Science is not a majority vote. We don't determine reality via consensus. (If we did, Judaism would be among the first casualties. The earth's several billion Muslims, Christians, Hindus, and so on "are far from alone" in their view that Judaism is false.)  We're, generally, "resistant to children learning that there is a dissenting opinion" about evolution, or global warming for the same reason they are resistant to letting children learn that the earth is flat or that the moon is made from green cheese. Though such dissenting opinions do exist, they aren't science, and should not be advocated by an education ministry's chief scientist.

Skipping over some more of Menken's nonsense, we come to this classic example of distortion:
We know from experience that designs that aren’t entirely correct fail to function. Computer programs with millions of lines of code don’t work if just a few lines are wrong. Nobody has ever soldered transistors and resistors together randomly and produced a color TV set. Since biological systems are so much more complex than the systems we build, and since the DNA code is so much more complicated than the computer programs we write, we just can’t accept the idea that they happened by chance. We have never seen a complex system arise by accident, and don’t have any good, scientific reason to believe that it is possible. We don’t have the faith necessary to believe in something that is absolutely contrary to natural observations.
Reading this drivel, I'm reminded of the withering remark Richard Dawkins made about how anti-evolutionist really ought to put a little bit of energy into learning more about the theory they attack. Its obvious from this paragraph that Menken's understanding of evolution doesn't fill a tea cup. Where to start?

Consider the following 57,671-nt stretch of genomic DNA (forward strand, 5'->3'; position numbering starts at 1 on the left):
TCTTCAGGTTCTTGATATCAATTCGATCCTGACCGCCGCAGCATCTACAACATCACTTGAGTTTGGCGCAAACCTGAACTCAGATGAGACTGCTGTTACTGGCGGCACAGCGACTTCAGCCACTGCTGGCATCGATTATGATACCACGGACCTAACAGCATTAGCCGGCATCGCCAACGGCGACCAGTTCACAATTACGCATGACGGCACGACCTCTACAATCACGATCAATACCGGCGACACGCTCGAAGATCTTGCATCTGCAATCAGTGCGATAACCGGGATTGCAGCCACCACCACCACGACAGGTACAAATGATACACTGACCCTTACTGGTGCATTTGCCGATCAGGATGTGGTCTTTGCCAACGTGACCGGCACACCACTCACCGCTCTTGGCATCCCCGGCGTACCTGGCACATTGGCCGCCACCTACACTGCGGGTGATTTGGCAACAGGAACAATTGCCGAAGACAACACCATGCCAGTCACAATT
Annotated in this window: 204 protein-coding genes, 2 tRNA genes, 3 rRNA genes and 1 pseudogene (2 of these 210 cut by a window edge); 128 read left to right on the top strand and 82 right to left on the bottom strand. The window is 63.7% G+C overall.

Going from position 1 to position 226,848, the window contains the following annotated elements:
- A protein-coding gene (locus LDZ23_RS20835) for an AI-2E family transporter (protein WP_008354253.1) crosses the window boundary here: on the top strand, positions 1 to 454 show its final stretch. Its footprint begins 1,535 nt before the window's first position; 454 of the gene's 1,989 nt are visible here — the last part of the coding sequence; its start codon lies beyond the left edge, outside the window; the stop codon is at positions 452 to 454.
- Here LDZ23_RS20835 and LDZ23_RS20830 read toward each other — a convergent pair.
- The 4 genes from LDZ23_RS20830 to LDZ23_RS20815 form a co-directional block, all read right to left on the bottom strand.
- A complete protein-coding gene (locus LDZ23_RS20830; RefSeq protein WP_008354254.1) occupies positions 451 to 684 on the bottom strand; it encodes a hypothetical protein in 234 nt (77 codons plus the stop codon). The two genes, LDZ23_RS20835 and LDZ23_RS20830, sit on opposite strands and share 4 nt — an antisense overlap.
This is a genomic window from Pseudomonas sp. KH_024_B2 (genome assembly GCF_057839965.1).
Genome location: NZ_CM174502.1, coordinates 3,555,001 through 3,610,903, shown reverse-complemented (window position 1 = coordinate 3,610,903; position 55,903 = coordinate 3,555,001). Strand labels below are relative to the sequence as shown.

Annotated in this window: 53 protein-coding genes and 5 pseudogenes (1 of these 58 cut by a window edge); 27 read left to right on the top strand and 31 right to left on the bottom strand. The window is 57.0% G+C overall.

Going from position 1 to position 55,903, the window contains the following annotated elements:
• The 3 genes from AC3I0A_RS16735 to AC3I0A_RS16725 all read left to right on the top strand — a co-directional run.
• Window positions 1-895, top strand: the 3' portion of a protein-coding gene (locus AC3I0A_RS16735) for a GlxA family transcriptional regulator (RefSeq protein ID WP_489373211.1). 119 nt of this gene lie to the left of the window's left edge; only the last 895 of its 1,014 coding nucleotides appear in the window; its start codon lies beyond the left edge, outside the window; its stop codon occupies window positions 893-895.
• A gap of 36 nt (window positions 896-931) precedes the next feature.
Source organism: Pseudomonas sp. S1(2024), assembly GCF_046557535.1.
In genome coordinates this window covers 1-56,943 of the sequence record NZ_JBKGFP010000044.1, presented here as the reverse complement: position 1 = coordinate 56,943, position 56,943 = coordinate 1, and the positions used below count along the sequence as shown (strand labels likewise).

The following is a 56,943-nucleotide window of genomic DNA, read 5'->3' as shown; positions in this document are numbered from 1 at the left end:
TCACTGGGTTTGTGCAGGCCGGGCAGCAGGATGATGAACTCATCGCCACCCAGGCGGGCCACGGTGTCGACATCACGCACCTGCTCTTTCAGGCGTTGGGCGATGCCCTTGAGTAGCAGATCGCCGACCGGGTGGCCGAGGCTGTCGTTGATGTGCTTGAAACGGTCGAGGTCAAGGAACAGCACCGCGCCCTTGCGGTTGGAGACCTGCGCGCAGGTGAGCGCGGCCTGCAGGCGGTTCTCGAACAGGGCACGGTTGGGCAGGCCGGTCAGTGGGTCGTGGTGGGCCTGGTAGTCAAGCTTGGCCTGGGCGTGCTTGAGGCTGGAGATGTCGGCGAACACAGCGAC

1. Arguments from analogy are specious, and the analogy between life and computer code fails because computer code can't reproduce itself, or suffer mutations, or respond to its environment. 
  2. No one says evolution means life developed "by chance". In fact, Menken is, for a change, perfectly  correct: It didn't happen by chance  but by evolution, the non-random selection of mutations. Read this.
  3. Evolution IS observable. Changes in the gene pool over time, has been observed, and so has the origin of new species. [See this] In addition to this direct evidence, we also have indirect evidence. Evolution makes predictions about what we would expect to see in the fossil record, comparative anatomy, genetic sequences, geographical distribution of species, etc., and these predictions have been verified many times over. The number of observations supporting evolution is overwhelming. [Previous sentences from here]
Biologists universally believed that evolution explains perfectly how we got here, but among those in all the other hard sciences, you were much more likely to hear grave doubts — usually expressed quietly, because who is a professor of computer science to oppose the leading lights in evolutionary biology?

Though the math-heads Menken worships may be right to say that evolution is mathematically unlikely, two hundred years of direct and indirect evidence tell us that evolution is exactly what happened, numbers be damned.

My friend Mis-nagid, who knows more about math and science then most anyone, says "The numbers do work out, as shown in tens of thousands of papers over more than a hundred years; it's only ID lies that they don't." Perhaps, yes, perhaps not. My point is that even if the numbers suggest that evolution is implausible, the observable evidence says it happened anyway.

Search for more information about Menken's Misinformation at